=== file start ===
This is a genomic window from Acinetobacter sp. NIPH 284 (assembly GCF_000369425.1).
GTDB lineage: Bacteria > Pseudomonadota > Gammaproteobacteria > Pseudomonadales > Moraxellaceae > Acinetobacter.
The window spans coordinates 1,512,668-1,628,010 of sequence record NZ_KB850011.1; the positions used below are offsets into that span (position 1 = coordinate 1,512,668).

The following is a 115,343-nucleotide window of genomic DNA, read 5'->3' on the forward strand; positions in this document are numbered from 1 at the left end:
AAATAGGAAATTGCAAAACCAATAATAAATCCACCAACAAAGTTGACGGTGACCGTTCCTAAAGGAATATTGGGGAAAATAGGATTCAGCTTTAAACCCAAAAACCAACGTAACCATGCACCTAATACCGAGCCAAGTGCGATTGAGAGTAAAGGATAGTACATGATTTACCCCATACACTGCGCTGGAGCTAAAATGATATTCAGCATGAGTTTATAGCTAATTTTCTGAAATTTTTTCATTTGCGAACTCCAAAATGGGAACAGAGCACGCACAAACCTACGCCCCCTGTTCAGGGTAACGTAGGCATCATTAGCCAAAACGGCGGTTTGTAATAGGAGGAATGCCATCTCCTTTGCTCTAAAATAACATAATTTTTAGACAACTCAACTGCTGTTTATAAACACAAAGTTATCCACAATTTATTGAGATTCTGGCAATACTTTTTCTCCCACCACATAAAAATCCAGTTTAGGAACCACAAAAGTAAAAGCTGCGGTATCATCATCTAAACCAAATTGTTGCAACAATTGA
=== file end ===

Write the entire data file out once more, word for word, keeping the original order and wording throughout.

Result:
This is a genomic window from Acinetobacter sp. NIPH 284 (assembly GCF_000369425.1).
GTDB lineage: Bacteria > Pseudomonadota > Gammaproteobacteria > Pseudomonadales > Moraxellaceae > Acinetobacter.
The window spans coordinates 1,512,668-1,628,010 of sequence record NZ_KB850011.1; the positions used below are offsets into that span (position 1 = coordinate 1,512,668).

The following is a 115,343-nucleotide window of genomic DNA, read 5'->3' on the forward strand; positions in this document are numbered from 1 at the left end:
AAATAGGAAATTGCAAAACCAATAATAAATCCACCAACAAAGTTGACGGTGACCGTTCCTAAAGGAATATTGGGGAAAATAGGATTCAGCTTTAAACCCAAAAACCAACGTAACCATGCACCTAATACCGAGCCAAGTGCGATTGAGAGTAAAGGATAGTACATGATTTACCCCATACACTGCGCTGGAGCTAAAATGATATTCAGCATGAGTTTATAGCTAATTTTCTGAAATTTTTTCATTTGCGAACTCCAAAATGGGAACAGAGCACGCACAAACCTACGCCCCCTGTTCAGGGTAACGTAGGCATCATTAGCCAAAACGGCGGTTTGTAATAGGAGGAATGCCATCTCCTTTGCTCTAAAATAACATAATTTTTAGACAACTCAACTGCTGTTTATAAACACAAAGTTATCCACAATTTATTGAGATTCTGGCAATACTTTTTCTCCCACCACATAAAAATCCAGTTTAGGAACCACAAAAGTAAAAGCTGCGGTATCATCATCTAAACCAAATTGTTGCAACAATTGA